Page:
If you’ve walked the Wailea Beach Walk, this path is in parts narrower. I have no idea how busy it is regularly. But now during the Covid-19 shut-down, it was pretty ideal with nearly noone on the trail.
Different lava rock
I love looking at the rock formation. Hopefully someone with more geology background can explain it to me sometime, but some of the lava rock is all bubbly-looking. I presume from the ocean water hitting, or I could be way off base. It is very neat.
Have you been on the Sugar Beach walk? Last weekend the pool at our Sugar Beach Resort condo reopened for condo owners and guests. With Covid-19 restrictions in effect, there are very few owners and guests on property. Sig has been doing a lot of work at our condos and wanted to sit in the hot tub, so off to the pool we went.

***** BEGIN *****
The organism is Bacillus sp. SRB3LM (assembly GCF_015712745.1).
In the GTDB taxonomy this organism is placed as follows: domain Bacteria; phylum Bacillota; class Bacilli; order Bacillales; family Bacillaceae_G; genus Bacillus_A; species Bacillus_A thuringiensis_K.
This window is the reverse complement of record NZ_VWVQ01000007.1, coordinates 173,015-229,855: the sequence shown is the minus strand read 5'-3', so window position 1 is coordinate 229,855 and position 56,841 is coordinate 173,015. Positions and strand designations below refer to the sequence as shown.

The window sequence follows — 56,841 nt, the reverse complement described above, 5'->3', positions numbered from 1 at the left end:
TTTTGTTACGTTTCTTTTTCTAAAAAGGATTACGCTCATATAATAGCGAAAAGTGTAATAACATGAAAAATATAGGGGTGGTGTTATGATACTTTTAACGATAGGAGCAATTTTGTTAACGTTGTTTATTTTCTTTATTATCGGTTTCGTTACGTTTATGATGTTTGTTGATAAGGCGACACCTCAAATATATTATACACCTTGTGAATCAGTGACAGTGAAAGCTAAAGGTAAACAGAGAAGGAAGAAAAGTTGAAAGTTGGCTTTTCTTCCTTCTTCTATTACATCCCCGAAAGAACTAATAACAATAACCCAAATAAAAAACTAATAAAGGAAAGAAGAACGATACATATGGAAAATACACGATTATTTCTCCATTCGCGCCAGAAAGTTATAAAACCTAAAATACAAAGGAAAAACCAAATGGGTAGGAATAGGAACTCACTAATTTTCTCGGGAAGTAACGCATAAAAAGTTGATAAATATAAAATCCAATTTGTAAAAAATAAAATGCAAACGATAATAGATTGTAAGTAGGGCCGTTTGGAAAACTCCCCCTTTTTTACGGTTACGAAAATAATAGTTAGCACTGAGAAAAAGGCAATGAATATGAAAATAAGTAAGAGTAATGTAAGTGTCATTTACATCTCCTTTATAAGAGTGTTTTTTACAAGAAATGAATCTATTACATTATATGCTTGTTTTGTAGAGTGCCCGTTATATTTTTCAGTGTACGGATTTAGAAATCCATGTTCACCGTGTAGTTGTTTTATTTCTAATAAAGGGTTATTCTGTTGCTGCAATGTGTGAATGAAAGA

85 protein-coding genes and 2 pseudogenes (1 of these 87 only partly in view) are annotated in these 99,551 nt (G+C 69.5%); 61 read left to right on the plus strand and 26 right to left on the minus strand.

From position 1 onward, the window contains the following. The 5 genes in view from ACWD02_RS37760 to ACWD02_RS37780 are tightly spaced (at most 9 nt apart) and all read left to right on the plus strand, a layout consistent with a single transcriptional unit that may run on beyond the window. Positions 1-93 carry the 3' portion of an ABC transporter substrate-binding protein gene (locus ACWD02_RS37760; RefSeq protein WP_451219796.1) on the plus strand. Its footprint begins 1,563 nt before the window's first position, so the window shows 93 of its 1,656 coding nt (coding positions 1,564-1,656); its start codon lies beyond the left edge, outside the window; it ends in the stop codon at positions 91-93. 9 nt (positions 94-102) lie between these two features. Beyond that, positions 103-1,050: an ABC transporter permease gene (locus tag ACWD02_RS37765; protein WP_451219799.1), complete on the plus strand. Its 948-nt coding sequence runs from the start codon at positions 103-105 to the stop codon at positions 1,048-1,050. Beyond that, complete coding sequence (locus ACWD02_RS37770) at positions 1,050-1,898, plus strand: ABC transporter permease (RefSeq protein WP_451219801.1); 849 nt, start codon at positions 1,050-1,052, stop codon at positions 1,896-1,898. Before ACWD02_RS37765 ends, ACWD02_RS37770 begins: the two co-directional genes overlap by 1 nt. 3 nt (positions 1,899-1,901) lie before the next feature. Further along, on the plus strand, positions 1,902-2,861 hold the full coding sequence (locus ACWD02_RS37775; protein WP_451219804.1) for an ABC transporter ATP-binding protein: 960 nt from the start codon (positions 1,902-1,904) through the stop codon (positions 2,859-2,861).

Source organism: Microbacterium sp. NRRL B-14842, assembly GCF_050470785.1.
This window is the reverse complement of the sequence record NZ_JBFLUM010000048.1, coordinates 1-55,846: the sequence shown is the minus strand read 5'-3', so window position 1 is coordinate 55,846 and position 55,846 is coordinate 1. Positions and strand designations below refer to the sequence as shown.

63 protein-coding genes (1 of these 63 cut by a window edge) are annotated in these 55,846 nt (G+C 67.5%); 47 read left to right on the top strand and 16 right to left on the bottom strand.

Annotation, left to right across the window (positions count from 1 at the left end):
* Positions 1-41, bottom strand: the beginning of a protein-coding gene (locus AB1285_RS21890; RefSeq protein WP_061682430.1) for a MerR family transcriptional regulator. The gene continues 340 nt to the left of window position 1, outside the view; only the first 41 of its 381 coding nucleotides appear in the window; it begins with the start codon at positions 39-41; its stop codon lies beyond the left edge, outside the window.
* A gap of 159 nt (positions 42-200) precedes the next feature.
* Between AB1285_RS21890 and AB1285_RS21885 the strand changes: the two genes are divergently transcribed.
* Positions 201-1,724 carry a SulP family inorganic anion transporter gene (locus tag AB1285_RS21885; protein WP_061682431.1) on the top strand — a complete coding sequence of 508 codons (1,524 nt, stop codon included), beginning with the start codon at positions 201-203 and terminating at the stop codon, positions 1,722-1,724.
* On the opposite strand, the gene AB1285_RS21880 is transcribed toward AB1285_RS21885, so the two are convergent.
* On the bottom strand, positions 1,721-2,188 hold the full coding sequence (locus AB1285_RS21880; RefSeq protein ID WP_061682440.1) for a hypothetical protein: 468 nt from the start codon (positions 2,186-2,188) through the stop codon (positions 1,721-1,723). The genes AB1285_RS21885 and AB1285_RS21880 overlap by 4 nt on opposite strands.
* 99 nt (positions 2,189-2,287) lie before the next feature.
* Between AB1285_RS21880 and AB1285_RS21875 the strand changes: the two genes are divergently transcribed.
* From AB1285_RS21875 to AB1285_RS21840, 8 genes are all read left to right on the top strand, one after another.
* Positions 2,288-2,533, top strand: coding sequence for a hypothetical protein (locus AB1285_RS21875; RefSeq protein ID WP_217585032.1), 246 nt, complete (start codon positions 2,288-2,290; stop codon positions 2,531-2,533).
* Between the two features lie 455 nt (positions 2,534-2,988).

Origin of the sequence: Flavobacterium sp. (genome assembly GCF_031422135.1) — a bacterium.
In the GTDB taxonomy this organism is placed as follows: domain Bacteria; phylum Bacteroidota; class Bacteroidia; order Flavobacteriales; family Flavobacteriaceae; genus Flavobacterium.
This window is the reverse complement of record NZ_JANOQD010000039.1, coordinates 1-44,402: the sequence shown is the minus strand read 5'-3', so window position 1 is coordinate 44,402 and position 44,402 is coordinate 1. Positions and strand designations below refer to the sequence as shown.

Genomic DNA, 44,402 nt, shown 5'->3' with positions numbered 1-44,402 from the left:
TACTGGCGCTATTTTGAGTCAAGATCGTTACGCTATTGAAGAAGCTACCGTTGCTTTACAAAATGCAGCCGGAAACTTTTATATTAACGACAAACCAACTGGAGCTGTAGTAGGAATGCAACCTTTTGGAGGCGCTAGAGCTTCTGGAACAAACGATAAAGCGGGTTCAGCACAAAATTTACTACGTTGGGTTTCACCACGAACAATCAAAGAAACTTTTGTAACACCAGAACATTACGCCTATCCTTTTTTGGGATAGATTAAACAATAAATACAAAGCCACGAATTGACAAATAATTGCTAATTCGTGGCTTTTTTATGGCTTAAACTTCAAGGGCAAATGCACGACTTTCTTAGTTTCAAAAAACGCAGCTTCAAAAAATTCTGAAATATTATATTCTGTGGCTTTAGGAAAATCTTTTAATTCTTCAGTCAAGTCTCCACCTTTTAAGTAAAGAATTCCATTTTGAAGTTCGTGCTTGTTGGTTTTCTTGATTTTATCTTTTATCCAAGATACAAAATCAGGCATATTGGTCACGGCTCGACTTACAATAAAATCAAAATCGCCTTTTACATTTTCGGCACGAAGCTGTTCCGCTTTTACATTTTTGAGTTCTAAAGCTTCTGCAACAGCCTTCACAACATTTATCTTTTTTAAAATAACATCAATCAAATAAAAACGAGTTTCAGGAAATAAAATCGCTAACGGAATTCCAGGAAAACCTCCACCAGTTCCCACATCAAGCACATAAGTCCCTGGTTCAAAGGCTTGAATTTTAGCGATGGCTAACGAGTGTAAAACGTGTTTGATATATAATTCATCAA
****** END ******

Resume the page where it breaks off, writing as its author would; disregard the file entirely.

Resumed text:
I felt the need for exercise and went for a Sugar Beach walk prior to joining him in the hot tub. If you have never been, this is a five mile stretch of beach in North Kihei in front of our Sugar Beach condo. It can get pretty windy, so you may want to time your walk to a less windy time of day to avoid the free exfoliating treatment! One of the best things about this walk is, if you get hot, just step into the ocean to cool off!
I do enjoy walking the beach. There were a number of people enjoying the sun, playing in the water, bringing in a sail boat and fishing. A few years ago we saw a fisher catch and then of course release a ray at this beach. That’s certainly not something I’ve seen caught before but I suppose it happens.
A portion of the beach is lined with Keawe trees. You will want to be very careful around these trees. They have thorns which are painful to step on especially when barefoot. Incidentally it seems every time my brother-in-law goes on a bike ride when on Maui, he gets a flat tire thanks to Keawe tree thorns.
A rare direct flight!